“If the market is cut in half three years from now, could you take it on the chin?”
That’s the question I asked my cousin Dave, who requested investment advice last week. He wanted to know about different asset allocation strategies that were all heavily weighted toward stocks.
Dave is investing for years down the road, but he’s a worrier. I can talk all day long about how markets go up over the long term or about how—since 1937—you would have made money 93% of the time over rolling 10-year periods. And that the only time you wouldn’t have made money over 10 years was if you sold during the depths of the Great Depression or Great Recession.
But none of that matters when your portfolio is down 30% because you’re in the middle of a bear market a few years after you’ve invested.
(Note: I’m not calling for a bear market in the next few years. I don’t have a crystal ball. I’m simply pointing out that bear markets happen and that one probably will occur at some point in the future.)
So I talked to Dave about investing in Perpetual Dividend Raisers (stocks that raise their dividends every year), index funds, and actively managed mutual funds. I discussed the pros and cons of each, including managing the money himself versus turning it over to an advisor.
I encouraged Dave and his wife to have an honest conversation about what they would do if the market heads south. Otherwise, the fact that the S&P 500 has a 10-year average total return of 167% over the past 40 years will be meaningless, as they may not be able to handle the volatility.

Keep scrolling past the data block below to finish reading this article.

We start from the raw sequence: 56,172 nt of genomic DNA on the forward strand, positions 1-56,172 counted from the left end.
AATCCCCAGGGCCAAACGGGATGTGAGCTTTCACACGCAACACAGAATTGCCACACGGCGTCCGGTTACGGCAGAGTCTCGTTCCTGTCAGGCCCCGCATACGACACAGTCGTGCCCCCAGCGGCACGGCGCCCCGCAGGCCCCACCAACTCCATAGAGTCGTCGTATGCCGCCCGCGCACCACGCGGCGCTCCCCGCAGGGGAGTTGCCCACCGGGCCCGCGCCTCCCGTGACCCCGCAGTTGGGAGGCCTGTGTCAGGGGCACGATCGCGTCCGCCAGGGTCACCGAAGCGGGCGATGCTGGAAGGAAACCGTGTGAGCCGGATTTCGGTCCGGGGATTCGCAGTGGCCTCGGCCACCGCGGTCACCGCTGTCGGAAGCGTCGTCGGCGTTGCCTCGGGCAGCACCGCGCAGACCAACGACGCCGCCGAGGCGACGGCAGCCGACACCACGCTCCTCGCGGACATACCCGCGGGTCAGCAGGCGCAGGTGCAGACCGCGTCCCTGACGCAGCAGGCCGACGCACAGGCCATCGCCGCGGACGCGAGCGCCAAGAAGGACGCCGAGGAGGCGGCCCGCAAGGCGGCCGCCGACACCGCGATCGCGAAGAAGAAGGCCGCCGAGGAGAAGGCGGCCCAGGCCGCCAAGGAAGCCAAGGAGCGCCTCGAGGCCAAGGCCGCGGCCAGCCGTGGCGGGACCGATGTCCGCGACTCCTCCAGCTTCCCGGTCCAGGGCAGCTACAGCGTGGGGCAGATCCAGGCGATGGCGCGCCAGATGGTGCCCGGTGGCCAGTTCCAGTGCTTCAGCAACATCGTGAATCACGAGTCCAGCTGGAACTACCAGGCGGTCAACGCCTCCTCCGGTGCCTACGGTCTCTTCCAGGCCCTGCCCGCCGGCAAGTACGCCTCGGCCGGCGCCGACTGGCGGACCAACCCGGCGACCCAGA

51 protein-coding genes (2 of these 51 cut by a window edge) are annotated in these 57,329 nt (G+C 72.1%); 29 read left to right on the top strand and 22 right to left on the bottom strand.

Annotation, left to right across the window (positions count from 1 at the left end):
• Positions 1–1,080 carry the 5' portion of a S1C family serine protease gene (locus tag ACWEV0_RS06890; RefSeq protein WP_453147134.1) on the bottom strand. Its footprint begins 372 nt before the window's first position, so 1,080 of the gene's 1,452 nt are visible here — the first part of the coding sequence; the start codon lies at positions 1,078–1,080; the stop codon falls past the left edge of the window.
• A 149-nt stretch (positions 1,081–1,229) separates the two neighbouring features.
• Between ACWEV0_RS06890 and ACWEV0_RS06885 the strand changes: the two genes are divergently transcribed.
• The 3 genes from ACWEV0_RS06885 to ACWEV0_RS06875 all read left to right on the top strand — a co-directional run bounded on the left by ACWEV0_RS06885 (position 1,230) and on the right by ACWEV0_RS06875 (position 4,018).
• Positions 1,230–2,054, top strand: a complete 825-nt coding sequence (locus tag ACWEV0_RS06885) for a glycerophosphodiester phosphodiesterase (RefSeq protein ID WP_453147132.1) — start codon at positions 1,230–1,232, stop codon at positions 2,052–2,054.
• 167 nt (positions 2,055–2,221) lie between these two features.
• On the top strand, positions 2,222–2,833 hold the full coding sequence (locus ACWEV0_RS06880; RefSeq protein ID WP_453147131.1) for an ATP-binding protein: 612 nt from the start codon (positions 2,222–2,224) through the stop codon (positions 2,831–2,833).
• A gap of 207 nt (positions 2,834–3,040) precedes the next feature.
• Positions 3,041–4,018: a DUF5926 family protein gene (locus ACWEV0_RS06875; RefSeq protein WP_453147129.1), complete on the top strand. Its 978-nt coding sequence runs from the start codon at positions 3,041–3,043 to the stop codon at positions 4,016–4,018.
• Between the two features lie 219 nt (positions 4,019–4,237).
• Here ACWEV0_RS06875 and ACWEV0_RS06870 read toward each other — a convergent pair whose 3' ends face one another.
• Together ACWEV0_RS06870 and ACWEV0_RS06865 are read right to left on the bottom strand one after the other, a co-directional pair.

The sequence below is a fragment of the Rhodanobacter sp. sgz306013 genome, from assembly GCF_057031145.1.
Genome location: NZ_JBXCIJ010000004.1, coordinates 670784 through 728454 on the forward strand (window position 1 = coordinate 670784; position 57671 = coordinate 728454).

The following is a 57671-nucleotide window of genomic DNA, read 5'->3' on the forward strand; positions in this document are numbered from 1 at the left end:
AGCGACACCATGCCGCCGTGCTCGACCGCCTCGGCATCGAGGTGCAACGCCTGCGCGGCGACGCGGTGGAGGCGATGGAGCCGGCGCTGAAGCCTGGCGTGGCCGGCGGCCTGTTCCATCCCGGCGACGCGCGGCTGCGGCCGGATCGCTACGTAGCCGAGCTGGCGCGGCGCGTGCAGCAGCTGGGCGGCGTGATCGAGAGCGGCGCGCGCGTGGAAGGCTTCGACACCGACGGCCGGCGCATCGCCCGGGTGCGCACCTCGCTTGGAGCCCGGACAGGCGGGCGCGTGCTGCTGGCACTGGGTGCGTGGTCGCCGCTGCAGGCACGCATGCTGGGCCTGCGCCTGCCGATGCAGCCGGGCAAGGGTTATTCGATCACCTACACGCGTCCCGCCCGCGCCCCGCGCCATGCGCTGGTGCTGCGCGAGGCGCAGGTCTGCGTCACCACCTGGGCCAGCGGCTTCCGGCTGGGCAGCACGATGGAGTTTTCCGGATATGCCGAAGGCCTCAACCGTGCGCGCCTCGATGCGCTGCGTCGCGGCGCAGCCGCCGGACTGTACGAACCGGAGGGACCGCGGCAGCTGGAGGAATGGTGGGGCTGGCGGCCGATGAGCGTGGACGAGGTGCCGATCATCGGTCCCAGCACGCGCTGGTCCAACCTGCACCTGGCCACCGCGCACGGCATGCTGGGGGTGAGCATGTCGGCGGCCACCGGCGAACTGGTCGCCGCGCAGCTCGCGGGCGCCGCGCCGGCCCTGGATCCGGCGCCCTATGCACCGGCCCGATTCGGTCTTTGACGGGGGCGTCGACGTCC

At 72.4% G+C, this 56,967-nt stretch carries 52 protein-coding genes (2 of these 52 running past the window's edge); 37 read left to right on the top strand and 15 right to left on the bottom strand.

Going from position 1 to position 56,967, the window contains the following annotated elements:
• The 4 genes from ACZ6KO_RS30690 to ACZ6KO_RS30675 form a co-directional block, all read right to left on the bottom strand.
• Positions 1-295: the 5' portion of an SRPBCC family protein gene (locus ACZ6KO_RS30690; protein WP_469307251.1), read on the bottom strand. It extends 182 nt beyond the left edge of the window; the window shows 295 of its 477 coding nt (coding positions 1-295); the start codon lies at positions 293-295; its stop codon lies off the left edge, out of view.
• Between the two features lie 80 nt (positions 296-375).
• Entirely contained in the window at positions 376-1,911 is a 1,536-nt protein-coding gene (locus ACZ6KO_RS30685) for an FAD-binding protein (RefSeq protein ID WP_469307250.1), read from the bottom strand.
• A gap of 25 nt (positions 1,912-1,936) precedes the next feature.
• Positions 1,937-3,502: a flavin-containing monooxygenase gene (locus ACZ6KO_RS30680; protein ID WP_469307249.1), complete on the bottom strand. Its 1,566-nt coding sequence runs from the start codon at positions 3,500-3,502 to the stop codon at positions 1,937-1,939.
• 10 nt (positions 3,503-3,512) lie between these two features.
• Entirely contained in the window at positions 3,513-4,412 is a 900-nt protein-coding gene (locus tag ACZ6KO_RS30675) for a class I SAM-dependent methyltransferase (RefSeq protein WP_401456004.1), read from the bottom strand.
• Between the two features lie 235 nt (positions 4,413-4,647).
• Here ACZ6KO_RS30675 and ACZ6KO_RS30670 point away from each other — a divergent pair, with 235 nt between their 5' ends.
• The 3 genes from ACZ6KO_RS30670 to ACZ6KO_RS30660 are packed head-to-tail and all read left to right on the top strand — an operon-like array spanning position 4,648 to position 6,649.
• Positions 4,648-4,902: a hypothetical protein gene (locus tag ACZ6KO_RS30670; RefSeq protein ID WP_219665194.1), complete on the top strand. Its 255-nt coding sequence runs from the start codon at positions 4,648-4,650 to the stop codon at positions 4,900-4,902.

If they are invested in the market without the proper risk tolerance and the market slides, they will no doubt sell into weakness, probably near the bottom like so many other investors.
When you hear about people who got their clocks cleaned in 2008, it’s usually because they panicked and sold. I’m not judging. The panic was understandable. We narrowly escaped financial Armageddon. And that’s not hyperbolic. The entire financial system was on the verge of collapse.
But investors who held on were made whole fairly quickly. Even if you bought at the very top in 2007, your portfolio was back to where it started by early 2013.
It’s easy to be rational when stocks are moving higher (as they are today) and say, “I’m in it for the long term.” But like Mike Tyson accurately stated, “Everyone has a plan until they get punched in the mouth.”
If you were in the market in 2008, think back to those dark days and consider whether you could handle a repeat of that experience. If you were not invested then, imagine what it would be like if your portfolio were cut in half. Would you have time to make it up? Would you be able to sleep at night? Would you be able to take it on the chin?
If the answer to any of those questions is no, get into safer assets like bonds, CDs, and money market accounts today.
If a downturn wouldn’t have you up against the ropes, stay invested, confident in the knowledge that markets go up over the long term.